A total of 10,045 titles and abstracts and 351 articles were reviewed to determine if they met the prespecified inclusion criteria, and 88 trials (87 randomized clinical trials [n = 121,106] and 1 nonrandomized clinical trial [n = 84]) reported in 145 publications were included (Figure 2).21-165 Fifty trials were carried forward from the previous review22, 26, 31, 33, 34, 38, 42, 47, 49, 50, 52, 56, 57, 61, 63, 64, 66, 69, 72, 76, 79, 82, 85, 86, 88, 90, 95-98, 102, 104, 109, 112, 114, 118, 119, 121, 126-128, 130, 132, 136, 143, 146, 147, 149, 151, 159 and were synthesized with 38 newly identified trials.21, 24, 27, 32, 35, 39, 41, 43, 44, 53, 54, 58, 60, 67, 71, 73, 78, 83, 89, 91, 94, 103, 106, 108, 111, 123, 131, 139, 140, 145, 150, 152-154, 156, 160-162 The included trials were highly variable in terms of their study populations, interventions, and specific outcome measures (Table 1). The majority of the trials took place in the United States and were conducted within or recruited from a primary care setting. There was great diversity in the interventions tested: 23 trials focused on healthful diet and physical activity, another 24 on healthful diet only, and 44 on physical activity only. Intervention intensity (total minutes of contact) ranged from 3 minutes to 2340 minutes (39 hours), with a mean of 6 hours and 11 minutes. Low-intensity interventions were mostly mailed, print-based interventions, whereas medium- and high-intensity interventions involved one-on-one individual and telephone counseling and group sessions.

Effects of Interventions on Health Outcomes

Key Question 1. Do primary care behavioral counseling interventions to improve diet, increase physical activity, and/or reduce sedentary behavior improve health outcomes in adults?

Twelve of the 88 included trials reported health outcomes.52, 63, 69, 76, 82, 96, 97, 121, 146, 147, 151, 154 Only 2 of these trials62, 154 were identified as part of the update, and both reported quality-of-life outcomes. Four trials (n = 51,356) reported all-cause or CVD-related mortality,82, 146, 147, 151 of which 3 also reported cardiovascular events.146, 147, 151 All 4 of these trials focused on high-intensity diet interventions. Overall, few deaths were reported, and no differences were observed between treatment and control groups over 3 to 15 years of follow-up. The 3 trials that reported cardiovascular events or composite CVD outcomes showed some beneficial results, although results were mixed. The Women's Health Initiative dietary modification trial (n = 48,835) showed no difference in major coronary heart disease events (ie, nonfatal myocardial infarction [MI] or coronary heart disease death) (adjusted hazard ratio [HR], 0.93 [95% CI, 0.83 to 1.05]) or fatal and nonfatal stroke (adjusted HR, 1.02 [95% CI, 0.90 to 1.17]) among women without a history of CVD between those randomized to low-fat diet counseling and those in a usual-care diet group over 8.1 years of follow-up.81 Similarly, a broader composite CVD outcome comprising nonfatal MI, coronary heart disease death, and coronary artery bypass graft surgery/percutaneous coronary intervention showed no significant difference between treatment groups (adjusted HR, 0.94 [95% CI, 0.86 to 1.02]).81 In contrast, long-term observational follow-up from the Trial of Hypertension Prevention (TOHP) phase I and II (n = 2415) showed a significant difference in CVD (defined as MI, stroke, revascularization, or CVD death) between treatment groups over 10 to 15 years of follow-up (HR, 0.70 [95% CI, 0.53 to 0.94]).48 When revascularization was excluded from the definition, however, significance was lost (adjusted HR, 0.72 [95% CI, 0.50 to 1.03]). Ten trials reported quality-of-life outcomes and reported modest improvements at 6 and 12 months among intervention participants but no consistent benefit of the intervention compared with control conditions.30, 52, 62, 69, 76, 96, 97, 121, 146, 155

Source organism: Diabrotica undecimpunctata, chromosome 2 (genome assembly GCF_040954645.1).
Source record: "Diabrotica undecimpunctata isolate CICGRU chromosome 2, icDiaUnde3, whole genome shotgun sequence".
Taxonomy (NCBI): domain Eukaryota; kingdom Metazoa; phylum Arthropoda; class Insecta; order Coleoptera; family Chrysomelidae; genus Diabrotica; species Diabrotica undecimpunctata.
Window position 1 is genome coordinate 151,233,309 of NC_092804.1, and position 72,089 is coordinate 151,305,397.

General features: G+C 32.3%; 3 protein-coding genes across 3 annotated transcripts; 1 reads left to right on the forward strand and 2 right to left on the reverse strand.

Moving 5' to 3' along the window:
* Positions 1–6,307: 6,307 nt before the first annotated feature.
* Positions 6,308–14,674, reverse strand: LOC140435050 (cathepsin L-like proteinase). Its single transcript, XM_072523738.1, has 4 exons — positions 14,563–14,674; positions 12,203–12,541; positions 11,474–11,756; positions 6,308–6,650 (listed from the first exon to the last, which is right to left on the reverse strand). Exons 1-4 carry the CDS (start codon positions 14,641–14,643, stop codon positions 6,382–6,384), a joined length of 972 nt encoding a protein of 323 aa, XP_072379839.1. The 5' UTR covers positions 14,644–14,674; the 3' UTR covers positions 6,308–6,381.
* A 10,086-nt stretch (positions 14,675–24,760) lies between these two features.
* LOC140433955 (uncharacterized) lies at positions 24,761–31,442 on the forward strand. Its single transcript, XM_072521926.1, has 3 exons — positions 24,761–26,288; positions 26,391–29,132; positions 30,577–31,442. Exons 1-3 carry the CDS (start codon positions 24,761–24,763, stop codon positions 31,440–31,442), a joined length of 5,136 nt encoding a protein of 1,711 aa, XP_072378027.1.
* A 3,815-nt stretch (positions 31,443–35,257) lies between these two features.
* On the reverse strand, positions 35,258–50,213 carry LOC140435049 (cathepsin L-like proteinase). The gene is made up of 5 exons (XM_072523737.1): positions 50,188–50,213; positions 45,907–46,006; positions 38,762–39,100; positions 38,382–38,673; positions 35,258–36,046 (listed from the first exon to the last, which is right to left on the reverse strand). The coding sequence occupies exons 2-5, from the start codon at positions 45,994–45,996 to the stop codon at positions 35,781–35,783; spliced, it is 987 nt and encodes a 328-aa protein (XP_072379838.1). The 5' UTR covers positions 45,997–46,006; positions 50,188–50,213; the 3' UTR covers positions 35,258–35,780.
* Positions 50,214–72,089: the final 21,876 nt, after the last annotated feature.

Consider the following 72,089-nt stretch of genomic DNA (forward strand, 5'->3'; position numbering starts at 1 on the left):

Effects of Interventions on Intermediate Health Outcomes

Key Question 2. Do primary care behavioral counseling interventions to improve diet, increase physical activity, and/or reduce sedentary behavior improve intermediate outcomes associated with cardiovascular disease (CVD) in adults?